When Andy and Elizabeth buy a farm in Vermont, they can’t imagine the trouble that awaits them. Andy has quit his job as a sports journalist and is planning to use the peace and quiet of the country to write the Great American Novel. From the moment the movers’ truck gets lost with their furniture, though, there’s little peace and less quiet. From a manical mailman to a dead body buried in the garden, Andy is distracted by the town and its wacky inhabitants. His effort at a novel is mediocre, at best, and he’s threatened by Elizabeth’s foray into writing when she attempts a children’s book. Can the Farmers survive the townsfolk and each other? —IMDb
Former Marine pilot George Roy Hill began his career as an actor, debuting with Cyril Cusack’s company at the Abbey Theatre in Dublin. He scored a personal success in Strindberg’s “The Creditors” (1950) at the Cherry Lane Theatre, before concentrating on writing and directing for American TV in the 1950s. He scripted and acted in his first work for NBC’s “Kraft Television Theatre”, the autobiographical “My Brother’s Keeper” (1953), inspired by his pilot’s experience of being “talked down” by a ground controller, and “A Night to Remember” (also for “Kraft”), a drama about the sinking of the Titanic, earned him 1956 Emmy nominations as director and co-author. Hill scored a huge success in his Broadway directing debut, the Pulitzer Prize-winning “Look Homeward, Angel” (1957,) and made his feature film debut helming the adaptation of Tennessee Williams’ play “Period of Adjustment” (1962), which he had directed on Broadway.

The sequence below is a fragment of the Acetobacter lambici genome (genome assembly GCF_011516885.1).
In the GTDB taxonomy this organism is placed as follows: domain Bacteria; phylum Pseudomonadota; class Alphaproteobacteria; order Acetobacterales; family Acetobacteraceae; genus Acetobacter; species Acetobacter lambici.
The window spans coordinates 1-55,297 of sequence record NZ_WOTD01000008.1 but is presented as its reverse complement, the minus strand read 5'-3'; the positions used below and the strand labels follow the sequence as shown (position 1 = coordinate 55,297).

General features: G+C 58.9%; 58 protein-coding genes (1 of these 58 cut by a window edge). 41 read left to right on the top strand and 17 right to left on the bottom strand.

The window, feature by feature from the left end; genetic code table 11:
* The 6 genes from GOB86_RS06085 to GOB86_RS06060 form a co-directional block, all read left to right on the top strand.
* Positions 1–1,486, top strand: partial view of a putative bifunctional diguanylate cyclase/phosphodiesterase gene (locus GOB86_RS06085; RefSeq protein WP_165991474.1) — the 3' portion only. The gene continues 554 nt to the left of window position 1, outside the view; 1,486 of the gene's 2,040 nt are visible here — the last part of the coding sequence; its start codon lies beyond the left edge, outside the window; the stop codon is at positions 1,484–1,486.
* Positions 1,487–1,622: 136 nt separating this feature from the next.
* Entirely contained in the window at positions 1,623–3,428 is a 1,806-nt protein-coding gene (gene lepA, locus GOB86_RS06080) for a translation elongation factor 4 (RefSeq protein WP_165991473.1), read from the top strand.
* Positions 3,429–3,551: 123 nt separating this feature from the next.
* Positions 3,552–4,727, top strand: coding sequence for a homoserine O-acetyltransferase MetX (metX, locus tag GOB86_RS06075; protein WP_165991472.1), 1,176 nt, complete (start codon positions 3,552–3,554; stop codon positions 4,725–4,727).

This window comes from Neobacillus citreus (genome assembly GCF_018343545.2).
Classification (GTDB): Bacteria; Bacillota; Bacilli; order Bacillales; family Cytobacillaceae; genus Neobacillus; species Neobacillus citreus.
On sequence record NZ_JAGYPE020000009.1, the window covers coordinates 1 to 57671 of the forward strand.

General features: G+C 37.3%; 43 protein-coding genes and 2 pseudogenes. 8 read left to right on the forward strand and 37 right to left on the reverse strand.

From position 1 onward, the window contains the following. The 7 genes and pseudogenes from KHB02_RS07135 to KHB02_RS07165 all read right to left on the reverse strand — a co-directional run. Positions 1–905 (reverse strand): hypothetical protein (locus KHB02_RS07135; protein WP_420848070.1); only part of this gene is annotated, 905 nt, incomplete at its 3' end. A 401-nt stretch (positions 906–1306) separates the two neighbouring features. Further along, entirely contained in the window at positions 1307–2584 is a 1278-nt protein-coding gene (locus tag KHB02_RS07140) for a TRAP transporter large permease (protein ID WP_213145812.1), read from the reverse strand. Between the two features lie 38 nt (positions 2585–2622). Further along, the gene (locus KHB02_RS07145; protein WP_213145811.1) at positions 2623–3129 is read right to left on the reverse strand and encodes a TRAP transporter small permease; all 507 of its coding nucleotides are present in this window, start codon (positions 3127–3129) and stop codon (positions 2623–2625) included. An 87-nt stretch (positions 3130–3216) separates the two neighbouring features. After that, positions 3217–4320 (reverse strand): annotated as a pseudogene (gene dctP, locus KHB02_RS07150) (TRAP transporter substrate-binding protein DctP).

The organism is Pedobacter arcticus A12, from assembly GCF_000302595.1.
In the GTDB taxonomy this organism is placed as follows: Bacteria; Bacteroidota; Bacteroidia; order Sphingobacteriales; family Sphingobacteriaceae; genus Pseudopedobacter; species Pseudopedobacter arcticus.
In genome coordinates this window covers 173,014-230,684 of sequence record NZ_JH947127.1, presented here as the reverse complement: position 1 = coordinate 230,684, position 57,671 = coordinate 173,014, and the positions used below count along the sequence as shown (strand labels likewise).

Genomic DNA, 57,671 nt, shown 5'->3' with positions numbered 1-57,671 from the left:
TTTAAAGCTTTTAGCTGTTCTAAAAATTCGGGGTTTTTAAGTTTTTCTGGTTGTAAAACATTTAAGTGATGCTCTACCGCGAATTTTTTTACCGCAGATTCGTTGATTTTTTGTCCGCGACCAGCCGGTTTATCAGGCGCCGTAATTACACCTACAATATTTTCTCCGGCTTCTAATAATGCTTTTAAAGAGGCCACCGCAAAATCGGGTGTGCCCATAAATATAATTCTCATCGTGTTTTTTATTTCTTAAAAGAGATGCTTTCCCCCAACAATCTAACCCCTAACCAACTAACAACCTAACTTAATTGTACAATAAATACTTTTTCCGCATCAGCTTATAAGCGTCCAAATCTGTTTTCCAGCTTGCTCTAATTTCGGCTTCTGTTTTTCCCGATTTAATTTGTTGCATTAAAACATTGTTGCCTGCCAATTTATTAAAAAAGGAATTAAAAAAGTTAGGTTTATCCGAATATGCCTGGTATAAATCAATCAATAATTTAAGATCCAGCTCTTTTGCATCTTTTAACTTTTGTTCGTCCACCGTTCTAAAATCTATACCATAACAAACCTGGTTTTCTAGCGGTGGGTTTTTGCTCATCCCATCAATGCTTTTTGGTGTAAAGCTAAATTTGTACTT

Hill delighted reviewers (though the box office was meager… read more